Cape Town - There is no such thing a radical economic transformation, ANC presidential candidate Mathews Phosa has told the Afrikaanse Handelsinstituut (Afrikaans Trade Institute).
Phosa was delivering the keynote address at the institute's indaba for small and medium enterprises in Cape Town on Wednesday.
Phosa, a former president of the institute, started his address in Afrikaans.
Switching to English, he said: "Let me start with that phrase that the Guptas paid for and that Bell Pottinger cynically created: Radical economic transformation.
"Before I go there, just one remark. Those two are ideal bed-mates who belong together, just not in South Africa. They can take their deeply divisive racist phrases and money elsewhere. I, for one, would be happy to see them go at the first opportunity.
"There is no such thing as radical economic transformation. Many countries and politicians have tried to change the natural dynamics of the economy, all of them have failed."
He said government must create non-divisive interventions, in partnership with business and labour, that addressed the exclusion of black entrepreneurs from the mainstream economy.
'ANC has a chance in December'
"An apartheid economy cannot be replaced with an imperfect theoretical economy, where a growing number of corrupt politicians and illegal immigrants collude to destroy our resource rich economy," he said.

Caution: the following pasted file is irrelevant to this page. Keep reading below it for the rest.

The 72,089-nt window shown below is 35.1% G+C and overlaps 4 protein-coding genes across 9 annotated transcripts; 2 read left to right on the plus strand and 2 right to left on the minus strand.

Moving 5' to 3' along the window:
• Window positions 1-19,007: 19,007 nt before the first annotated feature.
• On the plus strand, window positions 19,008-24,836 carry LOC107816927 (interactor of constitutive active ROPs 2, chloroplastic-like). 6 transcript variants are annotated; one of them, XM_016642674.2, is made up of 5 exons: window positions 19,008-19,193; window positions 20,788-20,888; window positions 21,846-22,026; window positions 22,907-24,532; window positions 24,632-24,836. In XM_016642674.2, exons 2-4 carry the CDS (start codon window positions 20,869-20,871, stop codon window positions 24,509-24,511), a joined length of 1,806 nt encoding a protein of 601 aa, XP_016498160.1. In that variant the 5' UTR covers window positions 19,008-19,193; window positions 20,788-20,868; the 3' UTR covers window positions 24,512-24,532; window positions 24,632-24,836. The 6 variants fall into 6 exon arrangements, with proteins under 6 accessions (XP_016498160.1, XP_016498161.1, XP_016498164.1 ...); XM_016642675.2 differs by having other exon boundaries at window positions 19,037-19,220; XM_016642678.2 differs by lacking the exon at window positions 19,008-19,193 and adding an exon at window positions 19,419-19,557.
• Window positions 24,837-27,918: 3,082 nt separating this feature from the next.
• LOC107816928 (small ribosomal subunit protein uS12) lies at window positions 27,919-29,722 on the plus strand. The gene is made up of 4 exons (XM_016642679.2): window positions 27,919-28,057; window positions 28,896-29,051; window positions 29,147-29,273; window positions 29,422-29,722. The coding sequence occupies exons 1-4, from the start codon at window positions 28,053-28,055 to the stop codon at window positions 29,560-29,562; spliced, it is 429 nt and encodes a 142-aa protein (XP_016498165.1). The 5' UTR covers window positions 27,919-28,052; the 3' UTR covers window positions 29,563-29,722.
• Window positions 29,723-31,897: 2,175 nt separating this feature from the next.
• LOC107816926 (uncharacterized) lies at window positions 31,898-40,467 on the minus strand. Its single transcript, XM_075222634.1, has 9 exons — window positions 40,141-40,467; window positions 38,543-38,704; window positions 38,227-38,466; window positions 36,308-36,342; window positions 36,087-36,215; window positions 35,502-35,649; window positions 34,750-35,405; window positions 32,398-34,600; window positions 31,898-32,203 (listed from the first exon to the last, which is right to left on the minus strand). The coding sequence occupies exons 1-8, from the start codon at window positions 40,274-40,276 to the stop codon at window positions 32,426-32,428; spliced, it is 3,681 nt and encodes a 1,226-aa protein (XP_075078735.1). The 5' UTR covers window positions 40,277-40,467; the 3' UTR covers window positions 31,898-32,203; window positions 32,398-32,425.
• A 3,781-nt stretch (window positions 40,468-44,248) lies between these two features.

"It is for that reason that I am opposed to the revised mining charter that was thrown into our laps without the necessary, legally prescribed consultative process. It could, of course, be that that so-called charter was written in Dubai, and on a fully sponsored visit."
Phosa said he preferred an economy that followed a vision of growth, entrepreneurship, intensified economic education, and funds available for business expansion for those previously excluded.
"But, most importantly, an economy that belongs to all who live in South Africa."
In his vision of a "one economy scenario", the president and Cabinet ministers would stop making unrealistic populist announcements, work hand in hand with their economic partners - black and white - and "throw in jail those politicians and businessmen and women who steal and plunder government tenders, and corrupt leaders of state-owned enterprises".
"The ANC has a chance in December this year to part with a leadership that has forgotten who elected them and that their job is to fight poverty through the mechanism of a vibrant and strong economy," said Phosa.
'Criminally neglected their duty'
"I unashamedly call on my party to elect leaders who do not stuff their pockets full of dirty money, but those - and they are still there in our party - who understand that we should be servants of those who look to us for bread on their table and a roof over their heads."
He said the ANC's current leadership had "criminally neglected their duty to uplift the living standards of the poorest of the poor".
"Democracy must now do what it does best, and that is to evict those who have outstayed their welcome, and elect new, honest incumbents of our countries’ highest offices."
He said the shocking state of the ANC was illustrated by the fight between the party leadership and its parliamentary caucus to ensure that ANC MPs don't vote with their conscience on the upcoming motion of no confidence in President Jacob Zuma.
"Muzzling members and stifling free speech is the original political sin and far, far removed from ANC culture. It is a sure way to deepen the divisions in the party and pave the way for future split."